The Gustav Sonata

Hay Festival 2016, 

Fierce, astringent, profoundly tender - and spanning the twentieth century, this beautifully orchestrated novel explores the big themes of betrayal and the struggle for happiness, and above all, the passionate love of a childhood friendship as it is tested over a lifetime. Tremain’s award-winning fiction includes Music and Silence, The Road Home, Sacred Country, Restoration and The Colour. She talks to Peter Florence.

Rose Tremain

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Michael Deeley talks to Matthew Field

Blade Runners, Deer Hunters and Blowing the Bloody Doors Off

Hay Festival 2009, 
The A-list producer of The Italian Job, Blade Runner and The Deer Hunter tells his tales from a life in film.

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Kate Raworth

Doughnut Economics

Hay Festival 2017, 

Economics is broken. It has failed to predict or prevent financial crises that have shaken the foundations of our societies and perpetuated austerity and poverty. The Oxford academic identifies the seven critical ways in which mainstream economics has led us astray, and sets out a roadmap for bringing humanity into a sweet spot that meets the needs of all within the means of the planet. En route, she deconstructs the character of ‘rational economic man’ and explains what really makes us tick. Raworth has worked as Senior Researcher at Oxfam, and was co-author of the UN’s Human Development Report.

Kate Raworth

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David Bellos

Is that a fish in your ear?

Hay Festival 2012, 
From foreign films to the UN Security Council, the pre-eminent multi-linguist interprets Translation and the Meaning of Everything. Chaired by Daniel Hahn of the British Centre for Literary Translation.

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Andre Geim talks to Roger Highfield

The Royal Society Platform: Random Walk to Graphene

Hay Festival 2015, 

In 2010 Sir Andre Geim FRS was awarded the Nobel Prize in Physics for his groundbreaking work on the material graphene. More unusually, he’s also known for inventing an adhesive tape based on geckos and for levitating live frogs. Geim talks about his prize-winning work and how his atypical approach to science and life led him to it.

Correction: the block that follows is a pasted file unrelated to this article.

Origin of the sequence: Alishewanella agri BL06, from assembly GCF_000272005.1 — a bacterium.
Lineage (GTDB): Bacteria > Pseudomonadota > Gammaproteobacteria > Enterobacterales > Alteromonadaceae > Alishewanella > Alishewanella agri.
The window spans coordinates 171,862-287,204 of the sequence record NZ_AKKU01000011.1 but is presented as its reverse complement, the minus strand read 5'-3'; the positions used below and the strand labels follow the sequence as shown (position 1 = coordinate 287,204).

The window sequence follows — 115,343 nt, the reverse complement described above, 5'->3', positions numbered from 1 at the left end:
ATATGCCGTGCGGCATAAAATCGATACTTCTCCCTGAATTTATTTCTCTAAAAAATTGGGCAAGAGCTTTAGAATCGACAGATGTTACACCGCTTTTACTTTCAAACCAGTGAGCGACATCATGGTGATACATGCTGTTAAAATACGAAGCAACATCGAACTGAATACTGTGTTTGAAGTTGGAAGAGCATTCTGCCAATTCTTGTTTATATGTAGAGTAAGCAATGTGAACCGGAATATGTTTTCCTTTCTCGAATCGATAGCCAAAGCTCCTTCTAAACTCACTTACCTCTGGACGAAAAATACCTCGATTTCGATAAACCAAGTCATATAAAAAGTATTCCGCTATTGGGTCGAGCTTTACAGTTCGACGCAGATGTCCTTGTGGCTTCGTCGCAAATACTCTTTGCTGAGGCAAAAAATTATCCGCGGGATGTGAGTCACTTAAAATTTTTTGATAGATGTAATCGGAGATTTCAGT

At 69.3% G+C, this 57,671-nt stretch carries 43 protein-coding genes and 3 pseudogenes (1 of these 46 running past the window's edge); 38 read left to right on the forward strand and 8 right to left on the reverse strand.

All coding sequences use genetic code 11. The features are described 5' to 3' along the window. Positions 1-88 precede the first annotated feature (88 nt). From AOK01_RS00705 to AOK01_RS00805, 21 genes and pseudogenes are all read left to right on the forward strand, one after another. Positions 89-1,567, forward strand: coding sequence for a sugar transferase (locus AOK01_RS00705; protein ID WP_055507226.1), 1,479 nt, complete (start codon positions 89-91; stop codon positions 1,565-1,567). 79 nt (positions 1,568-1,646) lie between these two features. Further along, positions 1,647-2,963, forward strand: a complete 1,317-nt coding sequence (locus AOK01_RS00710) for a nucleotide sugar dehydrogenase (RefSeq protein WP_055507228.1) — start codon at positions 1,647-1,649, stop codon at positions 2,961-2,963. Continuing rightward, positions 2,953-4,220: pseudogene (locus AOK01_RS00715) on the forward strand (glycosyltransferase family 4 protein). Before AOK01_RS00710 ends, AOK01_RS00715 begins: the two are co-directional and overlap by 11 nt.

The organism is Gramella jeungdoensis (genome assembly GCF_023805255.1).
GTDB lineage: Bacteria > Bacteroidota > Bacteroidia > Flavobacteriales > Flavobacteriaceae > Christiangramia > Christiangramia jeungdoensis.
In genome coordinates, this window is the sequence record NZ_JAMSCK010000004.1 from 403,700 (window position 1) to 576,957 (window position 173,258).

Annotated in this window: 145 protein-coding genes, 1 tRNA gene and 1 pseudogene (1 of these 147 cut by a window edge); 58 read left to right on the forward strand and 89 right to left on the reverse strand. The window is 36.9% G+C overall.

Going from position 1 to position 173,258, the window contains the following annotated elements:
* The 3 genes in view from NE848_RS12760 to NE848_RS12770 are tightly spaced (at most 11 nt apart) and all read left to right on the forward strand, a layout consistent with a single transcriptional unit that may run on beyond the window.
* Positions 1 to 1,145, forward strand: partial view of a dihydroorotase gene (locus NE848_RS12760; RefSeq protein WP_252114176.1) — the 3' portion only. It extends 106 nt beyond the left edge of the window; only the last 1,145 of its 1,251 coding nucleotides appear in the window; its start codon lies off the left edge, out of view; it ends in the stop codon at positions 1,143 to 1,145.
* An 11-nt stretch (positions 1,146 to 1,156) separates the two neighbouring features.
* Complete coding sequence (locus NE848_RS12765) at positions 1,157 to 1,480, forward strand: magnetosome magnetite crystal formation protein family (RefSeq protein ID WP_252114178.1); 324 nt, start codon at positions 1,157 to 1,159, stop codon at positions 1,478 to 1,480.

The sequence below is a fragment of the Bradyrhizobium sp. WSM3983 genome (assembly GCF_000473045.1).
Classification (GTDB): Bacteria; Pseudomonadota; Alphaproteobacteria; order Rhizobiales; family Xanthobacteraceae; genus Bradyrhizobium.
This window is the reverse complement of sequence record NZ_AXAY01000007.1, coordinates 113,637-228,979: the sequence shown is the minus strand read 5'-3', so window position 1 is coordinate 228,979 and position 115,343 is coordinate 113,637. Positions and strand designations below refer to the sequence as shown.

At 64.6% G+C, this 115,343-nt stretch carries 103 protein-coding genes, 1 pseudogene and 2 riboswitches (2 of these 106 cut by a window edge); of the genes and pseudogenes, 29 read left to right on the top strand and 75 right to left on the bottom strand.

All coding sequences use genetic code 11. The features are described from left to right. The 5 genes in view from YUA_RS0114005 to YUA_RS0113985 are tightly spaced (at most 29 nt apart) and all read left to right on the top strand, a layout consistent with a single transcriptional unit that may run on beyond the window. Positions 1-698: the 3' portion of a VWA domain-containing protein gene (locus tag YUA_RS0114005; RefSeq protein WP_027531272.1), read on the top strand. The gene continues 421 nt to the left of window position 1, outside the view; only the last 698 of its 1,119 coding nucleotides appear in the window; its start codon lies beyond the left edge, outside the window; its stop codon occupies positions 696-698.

Andre Geim talks to Roger Highfield

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Kathleen Turner talks to Peter Florence

Hay Festival 2008, 
The actress (Body Heat, War of the Roses, Romancing the Stone) talks about her life, loves and movies, wittily recounted in her memoir Send Yourself Roses.

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Ian Rankin talks to SJ Parris

30 Years of Rebus

Hay Festival 2017, 

The big tent morphs into the Oxford Bar for the afternoon, as we pull up a stool and celebrate the enduring brilliance of Rankin’s great Edinburgh detective creation.

Ian Rankin talks to SJ Parris

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Raymond Tallis

Hunger

Hay Festival 2009, 
To be human is to be hungry. Prof Tallis will take a biological, sociological, metaphysical, spiritual and political tour around the astonishing and disturbing metamorphoses of human hunger. Be prepared to have your soul X-rayed.

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Ned Beauman and Gong Ji-Young

Fictions – Others

Hay Festival 2014, 

In Glow Beauman conjures a contemporary conspiracy with global repercussions that converges on one small flat above a dentist’s office in Camberwell. Gong Ji-Young’s Our Happy Time is a redemptive love story from Korea’s rising star novelist – Yujeong is a beautiful, bright and wealthy suicide attempter, Yunsu a convicted murderer on death row. The authors talk to Ted Hodgkinson.